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Photo: Bebeto Matthews / AP

Republican Senators John Cornyn and Mike Lee and Democrat Sheldon Whitehouse (D-RI) introduced a prison reform bill today, that asks the DOJ to come up with a way to assess inmates' risks of repeat offenses, calls for lower-risk inmates to be placed in less-restrictive environments, expands recidivism-reduction programs and efforts, and asks for a National Criminal Justice Commission to conduct a comprehensive review of the prison system.

Why it matters: This bill was first introduced in 2015. It's now back following two other criminal justice reform bills which were re-upped a couple of weeks ago. This announcement also comes one day after a group of law enforcement leaders sent a letter to President Trump and Attorney General Jeff Sessions advocating for criminal justice reform.

Go deeper

Focus group: Former Trump voters say he should never hold office again

Illustration: Sarah Grillo/Axios

"Relief" is the top emotion some swing voters who used to support Donald Trump say they felt as they watched President Biden's swearing-in, followed by "hope."

Why it matters: For voters on the bubble between parties, this moment is less about excitement for Biden or liberal politics than exhaustion and disgust with Trump and a craving for national healing. Most said Trump should be prohibited from ever holding office again.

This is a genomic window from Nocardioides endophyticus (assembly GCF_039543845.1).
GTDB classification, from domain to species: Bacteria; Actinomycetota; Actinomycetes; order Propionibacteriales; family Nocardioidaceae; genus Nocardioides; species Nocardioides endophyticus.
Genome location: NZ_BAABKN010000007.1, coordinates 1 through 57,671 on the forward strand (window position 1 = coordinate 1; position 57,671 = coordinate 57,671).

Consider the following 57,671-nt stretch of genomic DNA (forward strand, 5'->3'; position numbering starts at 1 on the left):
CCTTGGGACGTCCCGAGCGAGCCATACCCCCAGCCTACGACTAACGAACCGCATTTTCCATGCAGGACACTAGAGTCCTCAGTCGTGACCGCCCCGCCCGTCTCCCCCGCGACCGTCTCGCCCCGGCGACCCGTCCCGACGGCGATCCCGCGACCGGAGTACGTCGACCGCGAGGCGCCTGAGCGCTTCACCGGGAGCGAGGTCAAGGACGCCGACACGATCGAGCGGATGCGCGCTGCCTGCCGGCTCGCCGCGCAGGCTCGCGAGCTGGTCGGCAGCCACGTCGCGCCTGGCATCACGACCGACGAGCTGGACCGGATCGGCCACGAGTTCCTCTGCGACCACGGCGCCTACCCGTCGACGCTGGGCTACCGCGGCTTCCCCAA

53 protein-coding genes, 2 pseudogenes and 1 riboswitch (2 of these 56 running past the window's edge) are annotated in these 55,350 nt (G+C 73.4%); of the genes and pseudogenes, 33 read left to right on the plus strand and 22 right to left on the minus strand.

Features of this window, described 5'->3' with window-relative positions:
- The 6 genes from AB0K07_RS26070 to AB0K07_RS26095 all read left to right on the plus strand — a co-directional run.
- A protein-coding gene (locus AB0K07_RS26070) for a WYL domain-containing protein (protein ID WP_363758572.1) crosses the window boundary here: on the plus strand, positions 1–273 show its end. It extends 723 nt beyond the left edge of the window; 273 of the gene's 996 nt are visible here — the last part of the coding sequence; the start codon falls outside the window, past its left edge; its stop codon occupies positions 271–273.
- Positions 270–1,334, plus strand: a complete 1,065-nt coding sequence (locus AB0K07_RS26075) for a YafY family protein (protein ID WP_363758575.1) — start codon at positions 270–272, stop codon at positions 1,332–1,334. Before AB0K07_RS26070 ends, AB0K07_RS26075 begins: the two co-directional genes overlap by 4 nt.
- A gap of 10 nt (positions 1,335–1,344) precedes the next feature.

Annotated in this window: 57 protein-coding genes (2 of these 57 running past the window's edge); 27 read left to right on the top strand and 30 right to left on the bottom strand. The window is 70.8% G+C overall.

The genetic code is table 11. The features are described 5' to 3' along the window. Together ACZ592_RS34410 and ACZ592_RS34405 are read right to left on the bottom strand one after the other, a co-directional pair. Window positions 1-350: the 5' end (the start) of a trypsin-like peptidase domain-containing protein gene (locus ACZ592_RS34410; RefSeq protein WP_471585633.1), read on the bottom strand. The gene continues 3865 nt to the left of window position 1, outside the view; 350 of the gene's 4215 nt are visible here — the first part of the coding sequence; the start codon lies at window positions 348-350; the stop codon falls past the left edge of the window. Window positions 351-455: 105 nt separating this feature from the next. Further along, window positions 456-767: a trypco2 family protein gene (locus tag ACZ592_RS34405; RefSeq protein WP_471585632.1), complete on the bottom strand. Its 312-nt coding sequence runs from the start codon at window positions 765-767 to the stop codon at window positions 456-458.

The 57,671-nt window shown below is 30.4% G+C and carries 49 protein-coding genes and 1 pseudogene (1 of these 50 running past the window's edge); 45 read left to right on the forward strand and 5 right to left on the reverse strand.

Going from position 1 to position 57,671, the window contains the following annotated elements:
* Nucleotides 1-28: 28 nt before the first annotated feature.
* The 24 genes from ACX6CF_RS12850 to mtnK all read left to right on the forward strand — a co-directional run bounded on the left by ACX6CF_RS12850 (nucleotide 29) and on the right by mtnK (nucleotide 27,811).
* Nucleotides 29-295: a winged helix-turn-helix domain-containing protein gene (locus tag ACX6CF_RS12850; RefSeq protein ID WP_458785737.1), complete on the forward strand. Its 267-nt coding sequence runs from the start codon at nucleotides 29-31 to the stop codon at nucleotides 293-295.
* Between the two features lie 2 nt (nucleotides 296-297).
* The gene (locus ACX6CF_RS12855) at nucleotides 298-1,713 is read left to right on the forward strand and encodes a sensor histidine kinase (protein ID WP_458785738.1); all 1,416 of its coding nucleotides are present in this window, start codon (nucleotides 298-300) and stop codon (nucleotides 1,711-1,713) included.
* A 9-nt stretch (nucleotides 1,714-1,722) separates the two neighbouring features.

Updated 12 hours ago - Politics & Policy

Coronavirus dashboard

Illustration: Eniola Odetunde/Axios

  1. Health: Most vulnerable Americans aren't getting enough vaccine information — Fauci says Trump administration's lack of facts on COVID "very likely" cost lives.
  2. Politics: Biden unveils "wartime" COVID strategyBiden's COVID-19 bubble.
  3. Vaccine: Florida requiring proof of residency to get vaccine — CDC extends interval between vaccine doses for exceptional cases.
  4. World: Hong Kong to put tens of thousands on lockdown as cases surge.
  5. Sports: 2021 Tokyo Olympics hang in the balance.
  6. 🎧 Podcast: Carbon Health's CEO on unsticking the vaccine bottleneck.

Trump impeachment trial to start week of Feb. 8, Schumer says

Senate Majority Leader Chuck Schumer. Photo: The Washington Post via Getty

The Senate will begin former President Trump's impeachment trial the week of Feb. 8, Majority Leader Chuck Schumer announced Friday on the Senate floor.

The state of play: Schumer announced the schedule after reaching an agreement with Republicans. The House will transmit the article of impeachment against the former president late Monday.